Spreading the word about milk banking is essential to reaching mothers with extra breastmilk and educating the community about donor human milk. What better way to grab their attention than to be featured on the local news?
Lately, that's exactly what Mothers' Milk Bank of North Texas has been doing. Several news stations in the Dallas-Fort Worth area have brought their cameras to MMBNT and shared our mission of serving premature and critically ill infants.
In November, Cynthia Izaguirre from WFAA Channel 8 filmed a story called "The Truth Behind Donated Breastmilk." As a mother of twins who were born prematurely, Cynthia had a personal connection to the story. She featured a milk donor, a recipient, a NICU nurse and our Executive Director Amy Vickers to educate her audience about milk banking. MMBNT was even featured during a live segment on WFAA's Facebook page.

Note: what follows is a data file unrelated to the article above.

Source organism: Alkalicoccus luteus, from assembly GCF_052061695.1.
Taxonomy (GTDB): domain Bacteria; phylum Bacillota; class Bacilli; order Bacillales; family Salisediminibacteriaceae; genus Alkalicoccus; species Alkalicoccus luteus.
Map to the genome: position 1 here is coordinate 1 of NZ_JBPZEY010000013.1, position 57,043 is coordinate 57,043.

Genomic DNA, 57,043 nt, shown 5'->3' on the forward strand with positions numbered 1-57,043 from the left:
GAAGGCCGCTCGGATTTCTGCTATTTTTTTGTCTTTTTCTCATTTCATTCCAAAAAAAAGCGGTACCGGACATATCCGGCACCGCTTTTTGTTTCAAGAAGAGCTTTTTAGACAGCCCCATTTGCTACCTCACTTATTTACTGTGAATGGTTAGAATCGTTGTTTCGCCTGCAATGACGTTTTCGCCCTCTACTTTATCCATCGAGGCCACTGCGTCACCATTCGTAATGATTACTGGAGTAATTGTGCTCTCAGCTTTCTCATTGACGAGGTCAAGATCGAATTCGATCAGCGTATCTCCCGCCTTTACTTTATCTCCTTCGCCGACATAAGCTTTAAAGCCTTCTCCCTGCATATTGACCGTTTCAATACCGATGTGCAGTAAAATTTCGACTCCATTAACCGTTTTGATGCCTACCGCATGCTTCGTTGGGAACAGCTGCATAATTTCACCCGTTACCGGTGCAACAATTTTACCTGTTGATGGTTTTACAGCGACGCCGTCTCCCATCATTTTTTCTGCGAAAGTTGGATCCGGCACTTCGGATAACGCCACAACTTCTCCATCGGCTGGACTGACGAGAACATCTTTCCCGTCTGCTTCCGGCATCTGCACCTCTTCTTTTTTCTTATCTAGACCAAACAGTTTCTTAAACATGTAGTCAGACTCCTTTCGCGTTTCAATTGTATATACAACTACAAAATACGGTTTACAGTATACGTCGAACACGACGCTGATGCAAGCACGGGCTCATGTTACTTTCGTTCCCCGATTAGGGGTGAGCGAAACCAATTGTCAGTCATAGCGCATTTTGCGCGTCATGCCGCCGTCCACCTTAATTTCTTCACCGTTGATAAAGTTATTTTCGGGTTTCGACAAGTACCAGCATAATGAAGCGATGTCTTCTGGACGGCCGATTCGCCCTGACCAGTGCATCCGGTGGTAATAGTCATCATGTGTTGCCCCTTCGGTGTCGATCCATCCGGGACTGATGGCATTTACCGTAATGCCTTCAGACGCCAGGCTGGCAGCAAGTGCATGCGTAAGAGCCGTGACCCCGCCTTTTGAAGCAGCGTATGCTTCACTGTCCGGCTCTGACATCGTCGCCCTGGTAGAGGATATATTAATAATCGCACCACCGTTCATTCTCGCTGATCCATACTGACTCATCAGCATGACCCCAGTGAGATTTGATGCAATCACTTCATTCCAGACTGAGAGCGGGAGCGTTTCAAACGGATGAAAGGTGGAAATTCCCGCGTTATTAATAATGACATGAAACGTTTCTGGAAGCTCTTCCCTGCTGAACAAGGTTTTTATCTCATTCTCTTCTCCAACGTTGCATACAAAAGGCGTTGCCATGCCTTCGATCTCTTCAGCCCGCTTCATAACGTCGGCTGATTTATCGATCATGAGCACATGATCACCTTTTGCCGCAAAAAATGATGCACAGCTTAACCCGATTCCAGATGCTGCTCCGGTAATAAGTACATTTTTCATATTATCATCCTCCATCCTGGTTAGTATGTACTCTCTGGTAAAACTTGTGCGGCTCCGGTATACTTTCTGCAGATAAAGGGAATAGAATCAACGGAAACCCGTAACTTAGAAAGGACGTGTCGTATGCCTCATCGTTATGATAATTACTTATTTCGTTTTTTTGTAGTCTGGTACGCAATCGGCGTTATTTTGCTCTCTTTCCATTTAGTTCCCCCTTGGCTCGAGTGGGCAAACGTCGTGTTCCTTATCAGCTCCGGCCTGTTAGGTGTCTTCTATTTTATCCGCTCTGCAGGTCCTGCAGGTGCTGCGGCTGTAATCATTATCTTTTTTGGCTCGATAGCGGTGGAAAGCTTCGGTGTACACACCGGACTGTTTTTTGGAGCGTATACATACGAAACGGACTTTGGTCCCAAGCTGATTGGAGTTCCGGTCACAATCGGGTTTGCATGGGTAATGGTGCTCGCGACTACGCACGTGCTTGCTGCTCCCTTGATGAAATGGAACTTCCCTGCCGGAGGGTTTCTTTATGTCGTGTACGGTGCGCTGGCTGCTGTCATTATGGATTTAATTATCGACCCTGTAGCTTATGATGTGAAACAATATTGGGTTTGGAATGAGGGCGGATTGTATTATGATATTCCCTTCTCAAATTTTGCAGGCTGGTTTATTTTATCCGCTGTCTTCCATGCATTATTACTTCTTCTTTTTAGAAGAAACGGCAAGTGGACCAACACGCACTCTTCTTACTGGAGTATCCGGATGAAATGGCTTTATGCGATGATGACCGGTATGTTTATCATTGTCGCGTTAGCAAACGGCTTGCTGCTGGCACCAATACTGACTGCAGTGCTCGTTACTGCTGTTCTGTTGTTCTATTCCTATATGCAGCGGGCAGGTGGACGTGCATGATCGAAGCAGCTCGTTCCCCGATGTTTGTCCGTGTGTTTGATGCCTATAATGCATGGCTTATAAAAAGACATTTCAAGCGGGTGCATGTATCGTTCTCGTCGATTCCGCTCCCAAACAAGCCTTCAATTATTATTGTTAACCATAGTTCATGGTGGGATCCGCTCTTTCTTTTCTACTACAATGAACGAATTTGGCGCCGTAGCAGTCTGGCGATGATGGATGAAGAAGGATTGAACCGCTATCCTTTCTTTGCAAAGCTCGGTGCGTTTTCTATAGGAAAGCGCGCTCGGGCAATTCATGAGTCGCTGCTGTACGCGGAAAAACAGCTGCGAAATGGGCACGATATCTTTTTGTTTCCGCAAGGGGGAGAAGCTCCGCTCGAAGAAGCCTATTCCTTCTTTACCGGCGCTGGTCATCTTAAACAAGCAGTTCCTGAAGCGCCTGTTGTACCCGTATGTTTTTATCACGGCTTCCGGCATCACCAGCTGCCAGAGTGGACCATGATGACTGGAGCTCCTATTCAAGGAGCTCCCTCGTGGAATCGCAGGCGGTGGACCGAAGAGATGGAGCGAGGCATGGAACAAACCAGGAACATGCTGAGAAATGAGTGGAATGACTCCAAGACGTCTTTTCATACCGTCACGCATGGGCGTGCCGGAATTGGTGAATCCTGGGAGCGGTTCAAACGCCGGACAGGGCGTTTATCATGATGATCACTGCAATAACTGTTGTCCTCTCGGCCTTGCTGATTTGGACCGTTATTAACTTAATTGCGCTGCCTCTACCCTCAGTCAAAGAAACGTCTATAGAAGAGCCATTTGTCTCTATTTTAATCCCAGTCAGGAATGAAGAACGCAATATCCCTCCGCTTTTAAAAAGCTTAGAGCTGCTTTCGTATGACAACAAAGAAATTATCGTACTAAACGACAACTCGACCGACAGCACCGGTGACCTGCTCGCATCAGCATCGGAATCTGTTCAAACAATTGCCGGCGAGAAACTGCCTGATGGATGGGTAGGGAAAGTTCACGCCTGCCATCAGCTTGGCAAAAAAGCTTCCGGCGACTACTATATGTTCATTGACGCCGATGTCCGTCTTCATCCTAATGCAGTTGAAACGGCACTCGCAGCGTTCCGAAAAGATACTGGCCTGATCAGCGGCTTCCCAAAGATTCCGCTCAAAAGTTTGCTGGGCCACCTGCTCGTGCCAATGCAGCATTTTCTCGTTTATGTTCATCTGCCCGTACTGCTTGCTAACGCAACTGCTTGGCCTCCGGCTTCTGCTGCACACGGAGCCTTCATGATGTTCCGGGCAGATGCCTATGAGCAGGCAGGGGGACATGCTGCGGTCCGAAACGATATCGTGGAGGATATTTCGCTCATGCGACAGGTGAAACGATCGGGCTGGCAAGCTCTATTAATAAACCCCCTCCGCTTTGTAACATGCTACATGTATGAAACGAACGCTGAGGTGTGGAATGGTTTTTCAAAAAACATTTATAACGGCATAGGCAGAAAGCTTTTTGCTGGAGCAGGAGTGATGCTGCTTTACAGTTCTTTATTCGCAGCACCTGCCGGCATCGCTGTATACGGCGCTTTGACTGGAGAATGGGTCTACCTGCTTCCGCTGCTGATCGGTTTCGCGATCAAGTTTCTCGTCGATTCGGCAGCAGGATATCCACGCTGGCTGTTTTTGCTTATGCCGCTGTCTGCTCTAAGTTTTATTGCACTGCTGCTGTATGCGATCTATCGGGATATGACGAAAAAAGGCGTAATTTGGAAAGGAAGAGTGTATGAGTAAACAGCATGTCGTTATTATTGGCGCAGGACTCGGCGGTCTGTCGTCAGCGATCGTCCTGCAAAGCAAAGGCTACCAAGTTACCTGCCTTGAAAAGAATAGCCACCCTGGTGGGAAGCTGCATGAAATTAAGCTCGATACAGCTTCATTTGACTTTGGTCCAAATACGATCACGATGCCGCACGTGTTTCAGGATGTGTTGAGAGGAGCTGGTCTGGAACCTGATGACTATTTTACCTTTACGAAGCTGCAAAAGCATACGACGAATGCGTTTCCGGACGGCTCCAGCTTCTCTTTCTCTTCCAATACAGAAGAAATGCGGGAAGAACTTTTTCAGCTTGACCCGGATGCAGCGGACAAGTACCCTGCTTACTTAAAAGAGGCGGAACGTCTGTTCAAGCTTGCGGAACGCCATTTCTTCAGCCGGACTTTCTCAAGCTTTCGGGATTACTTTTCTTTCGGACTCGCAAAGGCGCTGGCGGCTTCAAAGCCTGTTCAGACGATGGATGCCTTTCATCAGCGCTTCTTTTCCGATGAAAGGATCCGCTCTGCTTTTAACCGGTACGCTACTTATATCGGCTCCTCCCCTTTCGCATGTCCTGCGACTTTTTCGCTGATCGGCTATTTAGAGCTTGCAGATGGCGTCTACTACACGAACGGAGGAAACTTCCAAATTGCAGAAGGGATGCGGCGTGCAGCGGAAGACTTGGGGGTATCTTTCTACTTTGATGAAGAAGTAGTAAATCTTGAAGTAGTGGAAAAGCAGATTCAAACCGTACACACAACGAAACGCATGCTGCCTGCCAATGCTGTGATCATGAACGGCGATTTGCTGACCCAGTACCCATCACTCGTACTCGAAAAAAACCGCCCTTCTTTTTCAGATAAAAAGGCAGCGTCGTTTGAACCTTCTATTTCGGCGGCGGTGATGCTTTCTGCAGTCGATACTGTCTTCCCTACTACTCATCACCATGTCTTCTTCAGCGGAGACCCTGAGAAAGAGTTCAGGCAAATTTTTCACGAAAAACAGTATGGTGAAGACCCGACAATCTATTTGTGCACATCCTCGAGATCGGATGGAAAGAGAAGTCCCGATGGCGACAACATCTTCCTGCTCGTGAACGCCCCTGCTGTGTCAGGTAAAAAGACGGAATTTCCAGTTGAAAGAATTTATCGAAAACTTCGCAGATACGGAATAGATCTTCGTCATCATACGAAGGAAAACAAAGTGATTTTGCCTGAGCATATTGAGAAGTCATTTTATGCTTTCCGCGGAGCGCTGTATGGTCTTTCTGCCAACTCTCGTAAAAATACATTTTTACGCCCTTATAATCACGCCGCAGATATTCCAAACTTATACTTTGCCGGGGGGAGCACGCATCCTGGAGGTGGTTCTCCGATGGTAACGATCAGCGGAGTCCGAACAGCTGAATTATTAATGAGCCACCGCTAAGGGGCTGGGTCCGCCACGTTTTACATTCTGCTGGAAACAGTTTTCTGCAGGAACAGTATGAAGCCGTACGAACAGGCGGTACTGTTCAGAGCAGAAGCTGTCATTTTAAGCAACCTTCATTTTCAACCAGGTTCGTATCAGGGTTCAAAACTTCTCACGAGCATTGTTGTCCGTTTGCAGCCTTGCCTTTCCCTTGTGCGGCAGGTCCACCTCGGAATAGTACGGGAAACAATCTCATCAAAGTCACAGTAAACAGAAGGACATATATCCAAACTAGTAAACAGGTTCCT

Our mission reached the Spanish-speaking community as well. In January, reporter Carlos Zapata visited MMBNT and filmed a segment for the local Spanish news station, Telemundo 39. A donor and a recipient also shared their personal stories for the piece, which aired in February.
The coverage doesn't stop there. Fox 4's Jenny Anchondo recently interviewed a milk donor and Community Relations Director Amy Trotter for an upcoming story on Good Day, the network's morning show. A link to the story will be posted on the MMBNT Facebook page as soon as it airs.
Thanks to the help of enthusiastic and dedicated local reporters, MMBNT's mission is reaching more people all across North Texas. To watch the WFAA Channel 8 story, click here. To watch the Telemundo 39 story, click here.
Katie and Noah from Fayetteville, Arkansas, immediately faced challenges upon their introduction to parenthood. Their daughter, Annie, was severely growth restricted during pregnancy. The placenta was small and the umbilical cord wasn't attached properly, preventing Annie from receiving the nutrients she needed to grow.